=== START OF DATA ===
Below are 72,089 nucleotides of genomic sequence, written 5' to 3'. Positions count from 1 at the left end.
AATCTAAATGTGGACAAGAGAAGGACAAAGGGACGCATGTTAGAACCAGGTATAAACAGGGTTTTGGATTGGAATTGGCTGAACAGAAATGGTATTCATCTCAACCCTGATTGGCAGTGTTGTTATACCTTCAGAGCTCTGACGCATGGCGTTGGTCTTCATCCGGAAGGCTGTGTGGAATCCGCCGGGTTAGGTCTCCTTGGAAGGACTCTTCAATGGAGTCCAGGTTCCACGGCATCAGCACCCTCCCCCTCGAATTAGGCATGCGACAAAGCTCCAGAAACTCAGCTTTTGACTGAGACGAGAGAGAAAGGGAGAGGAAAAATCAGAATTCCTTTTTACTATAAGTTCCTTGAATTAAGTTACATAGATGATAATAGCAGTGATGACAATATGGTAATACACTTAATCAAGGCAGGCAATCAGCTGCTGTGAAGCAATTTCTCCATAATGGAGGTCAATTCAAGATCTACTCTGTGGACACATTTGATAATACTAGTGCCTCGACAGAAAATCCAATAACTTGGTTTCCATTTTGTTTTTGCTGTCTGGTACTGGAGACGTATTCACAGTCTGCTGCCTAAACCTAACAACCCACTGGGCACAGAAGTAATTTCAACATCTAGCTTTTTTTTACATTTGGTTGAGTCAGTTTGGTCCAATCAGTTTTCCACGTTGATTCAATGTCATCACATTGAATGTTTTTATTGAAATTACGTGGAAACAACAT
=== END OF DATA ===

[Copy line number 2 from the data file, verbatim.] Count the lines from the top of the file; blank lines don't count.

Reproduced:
AATCTAAATGTGGACAAGAGAAGGACAAAGGGACGCATGTTAGAACCAGGTATAAACAGGGTTTTGGATTGGAATTGGCTGAACAGAAATGGTATTCATCTCAACCCTGATTGGCAGTGTTGTTATACCTTCAGAGCTCTGACGCATGGCGTTGGTCTTCATCCGGAAGGCTGTGTGGAATCCGCCGGGTTAGGTCTCCTTGGAAGGACTCTTCAATGGAGTCCAGGTTCCACGGCATCAGCACCCTCCCCCTCGAATTAGGCATGCGACAAAGCTCCAGAAACTCAGCTTTTGACTGAGACGAGAGAGAAAGGGAGAGGAAAAATCAGAATTCCTTTTTACTATAAGTTCCTTGAATTAAGTTACATAGATGATAATAGCAGTGATGACAATATGGTAATACACTTAATCAAGGCAGGCAATCAGCTGCTGTGAAGCAATTTCTCCATAATGGAGGTCAATTCAAGATCTACTCTGTGGACACATTTGATAATACTAGTGCCTCGACAGAAAATCCAATAACTTGGTTTCCATTTTGTTTTTGCTGTCTGGTACTGGAGACGTATTCACAGTCTGCTGCCTAAACCTAACAACCCACTGGGCACAGAAGTAATTTCAACATCTAGCTTTTTTTTACATTTGGTTGAGTCAGTTTGGTCCAATCAGTTTTCCACGTTGATTCAATGTCATCACATTGAATGTTTTTATTGAAATTACGTGGAAACAACAT